News

Bio 500 Research Spotlight: Benjamin French on the Elgin Lab

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I have been working in Dr. Elgin’s lab for the past two and a half years to analyze the characteristics of an unusual chromosome in Drosophila (fruit flies). The fourth chromosome of Drosophila melanogaster is unusual because this tiny chromosome is almost entirely heterochromatic yet contains about 80 protein-coding genes. In the Elgin lab, we use a combination of DNA manipulation experiments done in the wet lab and bioinformatic analyses done on the computer to identify factors that enable the expression of fourth chromosome genes within a mostly heterochromatic domain.

Erik Herzog on Daylight Savings Time

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Most of the country switched their clocks back an hour over the weekend, ending daylight saving time. And even though one hour might not sound like a lot, it has a noticeable impact. "In the long term, this one hour cumulatively can really have effects on our health," says Erik Herzog, professor of biology and neuroscience at Washington University in St. Louis.

Bio 500 Research Spotlight: Hannah White on the Perlmutter Lab

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Joel Perlmutter’s lab has many different projects, most of which are focused on the development of new PET radiotracers for Parkinson disease. My project in the lab is to study a non-human primate model of Parkinson disease, and the effects of a new drug, Carboxyfullerene (C3), on neurotransmitter levels and dopaminergic cells in different regions of the brain.

Richard D. Vierstra receives NIH grant

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Richard D. Vierstra, the George and Charmaine Mallinckrodt Professor in the Department of Biology in Arts & Sciences, received a $304,000 grant from the National Institutes of Health (NIH) for a project titled “Phytochromes: Structural perspectives on photoactivation and signaling.” Vierstra was also granted $49,000 from the NIH to study autophagic clearance of inactive proteasomes and ribosomes as models for protein quality control.

Obituary: David L. Kirk, professor emeritus of biology, ISP faculty fellow, 84

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David L. Kirk, professor emeritus of biology in Arts & Sciences at Washington University in St. Louis, died Thursday, Nov. 1, 2018, at Dougherty Ferry Assisted Living in St. Louis after a long illness. He was 84. Kirk, who was an active and passionate member of the university community for nearly 50 years, spent a lifetime teaching developmental biology and researching the evolutionary origins of multicellular organisms. He was internationally known for his research on the spherical green alga known as Volvox carteri.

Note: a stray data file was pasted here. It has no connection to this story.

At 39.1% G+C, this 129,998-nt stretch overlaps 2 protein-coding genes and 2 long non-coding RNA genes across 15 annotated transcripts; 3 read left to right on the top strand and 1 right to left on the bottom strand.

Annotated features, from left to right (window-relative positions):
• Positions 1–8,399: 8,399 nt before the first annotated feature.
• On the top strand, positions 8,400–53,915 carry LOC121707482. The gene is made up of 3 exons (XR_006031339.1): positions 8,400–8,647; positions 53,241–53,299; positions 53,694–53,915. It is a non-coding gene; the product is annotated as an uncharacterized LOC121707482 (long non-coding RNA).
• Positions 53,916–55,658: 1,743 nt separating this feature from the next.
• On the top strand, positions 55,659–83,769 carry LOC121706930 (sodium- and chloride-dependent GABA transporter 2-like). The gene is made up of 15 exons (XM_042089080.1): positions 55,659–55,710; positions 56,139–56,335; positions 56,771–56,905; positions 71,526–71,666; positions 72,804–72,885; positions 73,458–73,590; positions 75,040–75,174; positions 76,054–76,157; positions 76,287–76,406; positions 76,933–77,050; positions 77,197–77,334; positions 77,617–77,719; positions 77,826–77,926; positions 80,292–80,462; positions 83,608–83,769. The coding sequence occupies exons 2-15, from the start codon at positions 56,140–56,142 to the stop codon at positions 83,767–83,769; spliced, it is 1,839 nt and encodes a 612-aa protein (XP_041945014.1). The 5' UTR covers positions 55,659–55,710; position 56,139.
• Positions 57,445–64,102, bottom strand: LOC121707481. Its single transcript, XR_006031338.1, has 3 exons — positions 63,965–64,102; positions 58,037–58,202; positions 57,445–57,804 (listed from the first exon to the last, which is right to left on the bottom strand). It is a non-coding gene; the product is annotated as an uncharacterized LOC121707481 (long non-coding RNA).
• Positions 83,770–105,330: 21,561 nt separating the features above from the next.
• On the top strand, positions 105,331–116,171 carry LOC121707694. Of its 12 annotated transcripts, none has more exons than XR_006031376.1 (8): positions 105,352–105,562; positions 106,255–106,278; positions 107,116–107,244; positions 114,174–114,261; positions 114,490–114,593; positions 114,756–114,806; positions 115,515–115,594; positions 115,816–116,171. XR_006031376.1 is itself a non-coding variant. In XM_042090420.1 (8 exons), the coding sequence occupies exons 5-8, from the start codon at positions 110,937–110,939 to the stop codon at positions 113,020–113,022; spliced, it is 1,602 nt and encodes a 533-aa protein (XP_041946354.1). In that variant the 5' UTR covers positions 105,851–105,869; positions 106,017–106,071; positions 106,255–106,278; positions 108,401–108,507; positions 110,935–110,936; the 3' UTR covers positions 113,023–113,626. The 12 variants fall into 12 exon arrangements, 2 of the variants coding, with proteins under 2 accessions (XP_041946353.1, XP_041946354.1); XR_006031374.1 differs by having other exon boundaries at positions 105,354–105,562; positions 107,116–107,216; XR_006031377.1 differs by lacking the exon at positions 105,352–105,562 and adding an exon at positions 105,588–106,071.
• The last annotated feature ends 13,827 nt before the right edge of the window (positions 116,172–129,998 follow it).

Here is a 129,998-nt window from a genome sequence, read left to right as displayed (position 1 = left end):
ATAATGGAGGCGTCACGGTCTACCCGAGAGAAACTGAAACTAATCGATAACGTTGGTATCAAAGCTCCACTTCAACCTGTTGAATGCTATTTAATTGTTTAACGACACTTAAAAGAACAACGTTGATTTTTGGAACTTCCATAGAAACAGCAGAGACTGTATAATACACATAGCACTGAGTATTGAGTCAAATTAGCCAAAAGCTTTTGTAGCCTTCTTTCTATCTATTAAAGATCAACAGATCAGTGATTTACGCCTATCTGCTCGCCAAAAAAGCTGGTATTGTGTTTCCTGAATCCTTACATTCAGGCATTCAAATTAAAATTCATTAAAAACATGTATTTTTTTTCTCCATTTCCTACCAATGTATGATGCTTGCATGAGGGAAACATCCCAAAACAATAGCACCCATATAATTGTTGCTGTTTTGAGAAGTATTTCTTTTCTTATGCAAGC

Dr. Himadri Pakrasi receives U.S. Department of Energy grant

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Himadri Pakrasi, the Myron and Sonya Glassberg/Albert and Blanche Greensfelder Distinguished University Professor in the Department of Biology, received a $1.5 million award from the U.S. Department of Energy to develop Anabaena 33047 — a photosynthetic, fast-growing, nitrogen-fixing cyanobacteria — as a versatile production platform that can be used by the bioenergy research community.

Keith Hengen is chosen to be a Next Generation Leader by the Allen Institute for Brain Science

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Next Generation Leaders are selected each year through a competitive process that includes applications from around the world. This year, the six Next Generation Leaders come from universities and research institutes in the U.S., Canada and Germany. They will each have a three-year term on the advisory council.

Erik Herzog receives the Award for Education in Neuroscience from the Society for Neuroscience (SfN)

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“The Society is proud to present Dr. Herzog and Dr. Peker with this year’s award,” said SfN President Richard Huganir. “Dr. Herzog is a gifted teacher and science communicator who is committed to increasing diversity through mentoring, while Dr. Peker has been instrumental in demonstrating the benefits of international educational experiences and research collaborations.”

Funding to support the Amgen Scholars Program at Washington University in St. Louis has been renewed

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Amgen Foundation Deepens Commitment To Aspiring Scientists Worldwide By Expanding Amgen Scholars Program. Through a new $21 Million, Four-Year Investment, Amgen Scholars Program to Reach Additional 1,500 Undergraduates. Nearly 4,000 Undergraduates From More Than 700 Colleges and Universities Have Participated to Date. Alumni Pursuing Advanced Scientific Degrees and Careers Across the U.S. and Globe

Feeding Electricity To Bacteria

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Can electricity serve as an alternative electron supplier for bacterial growth? And can we enhance the electron uptake capacity of bacteria?

Everyday MySci helps nurture a child’s natural curiosity

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From the playground to the pool to the ballpark, science is all around us. Through Everyday MySci activities, the Institute for School Partnership at Washington University in St. Louis helps parents nurture their child’s natural sense of curiosity, wonder and discovery.

Monkey DNA may solve mysteries, help conservation

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Living Earth Collaborative grant supports efforts to understand if Peter's Angola colobus monkeys represent one or two subspecies

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